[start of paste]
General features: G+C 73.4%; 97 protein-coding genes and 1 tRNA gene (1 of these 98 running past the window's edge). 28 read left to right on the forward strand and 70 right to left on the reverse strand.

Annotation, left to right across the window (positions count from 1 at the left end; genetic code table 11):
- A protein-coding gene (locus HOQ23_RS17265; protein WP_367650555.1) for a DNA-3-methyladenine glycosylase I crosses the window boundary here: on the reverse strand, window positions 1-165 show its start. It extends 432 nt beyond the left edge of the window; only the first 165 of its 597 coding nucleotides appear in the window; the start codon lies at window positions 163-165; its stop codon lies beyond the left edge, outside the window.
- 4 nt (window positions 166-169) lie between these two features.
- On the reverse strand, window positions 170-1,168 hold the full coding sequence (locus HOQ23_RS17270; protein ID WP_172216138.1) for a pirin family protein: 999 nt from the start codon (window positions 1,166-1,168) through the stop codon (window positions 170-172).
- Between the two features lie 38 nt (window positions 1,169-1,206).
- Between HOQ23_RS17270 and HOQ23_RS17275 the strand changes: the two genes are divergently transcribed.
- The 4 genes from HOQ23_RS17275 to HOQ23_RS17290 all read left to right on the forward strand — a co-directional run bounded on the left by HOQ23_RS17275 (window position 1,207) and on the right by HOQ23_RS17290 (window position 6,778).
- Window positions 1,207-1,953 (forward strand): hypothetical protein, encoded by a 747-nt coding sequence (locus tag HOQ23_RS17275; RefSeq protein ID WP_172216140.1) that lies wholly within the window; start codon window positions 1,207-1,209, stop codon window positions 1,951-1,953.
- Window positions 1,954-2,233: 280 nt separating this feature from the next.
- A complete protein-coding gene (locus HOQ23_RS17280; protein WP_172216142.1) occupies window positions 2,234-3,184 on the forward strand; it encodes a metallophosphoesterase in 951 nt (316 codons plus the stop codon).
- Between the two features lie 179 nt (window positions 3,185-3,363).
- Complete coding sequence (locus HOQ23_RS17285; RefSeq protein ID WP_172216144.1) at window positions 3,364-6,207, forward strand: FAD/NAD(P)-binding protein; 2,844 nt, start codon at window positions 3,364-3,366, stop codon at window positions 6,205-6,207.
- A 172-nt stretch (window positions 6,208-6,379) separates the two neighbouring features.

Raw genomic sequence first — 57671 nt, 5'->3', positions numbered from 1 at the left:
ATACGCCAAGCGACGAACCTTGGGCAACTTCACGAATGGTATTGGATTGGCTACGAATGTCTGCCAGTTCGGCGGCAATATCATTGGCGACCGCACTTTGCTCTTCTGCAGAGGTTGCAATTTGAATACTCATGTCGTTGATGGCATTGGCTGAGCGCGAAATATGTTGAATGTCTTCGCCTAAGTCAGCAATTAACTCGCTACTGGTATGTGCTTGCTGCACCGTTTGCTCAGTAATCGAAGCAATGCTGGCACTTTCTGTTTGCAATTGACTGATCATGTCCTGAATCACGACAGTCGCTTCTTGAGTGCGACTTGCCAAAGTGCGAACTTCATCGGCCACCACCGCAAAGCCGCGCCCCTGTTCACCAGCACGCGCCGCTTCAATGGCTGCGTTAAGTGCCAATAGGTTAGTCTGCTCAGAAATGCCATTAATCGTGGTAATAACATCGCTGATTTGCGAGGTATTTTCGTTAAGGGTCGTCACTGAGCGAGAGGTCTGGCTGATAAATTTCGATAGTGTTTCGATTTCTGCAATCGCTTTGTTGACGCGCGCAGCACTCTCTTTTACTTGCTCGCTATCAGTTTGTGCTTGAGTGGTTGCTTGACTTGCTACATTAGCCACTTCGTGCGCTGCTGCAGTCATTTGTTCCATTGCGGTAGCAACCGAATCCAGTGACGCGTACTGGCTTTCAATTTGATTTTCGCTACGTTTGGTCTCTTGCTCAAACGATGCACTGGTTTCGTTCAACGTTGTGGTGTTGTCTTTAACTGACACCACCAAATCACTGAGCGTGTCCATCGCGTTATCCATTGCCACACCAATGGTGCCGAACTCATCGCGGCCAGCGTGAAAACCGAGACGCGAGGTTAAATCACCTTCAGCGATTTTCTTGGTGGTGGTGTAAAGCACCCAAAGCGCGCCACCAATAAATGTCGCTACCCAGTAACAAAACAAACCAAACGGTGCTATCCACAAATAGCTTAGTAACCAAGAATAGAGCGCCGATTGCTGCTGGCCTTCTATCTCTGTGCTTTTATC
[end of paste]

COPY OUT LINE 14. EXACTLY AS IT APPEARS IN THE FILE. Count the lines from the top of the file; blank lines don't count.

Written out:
- A 172-nt stretch (window positions 6,208-6,379) separates the two neighbouring features.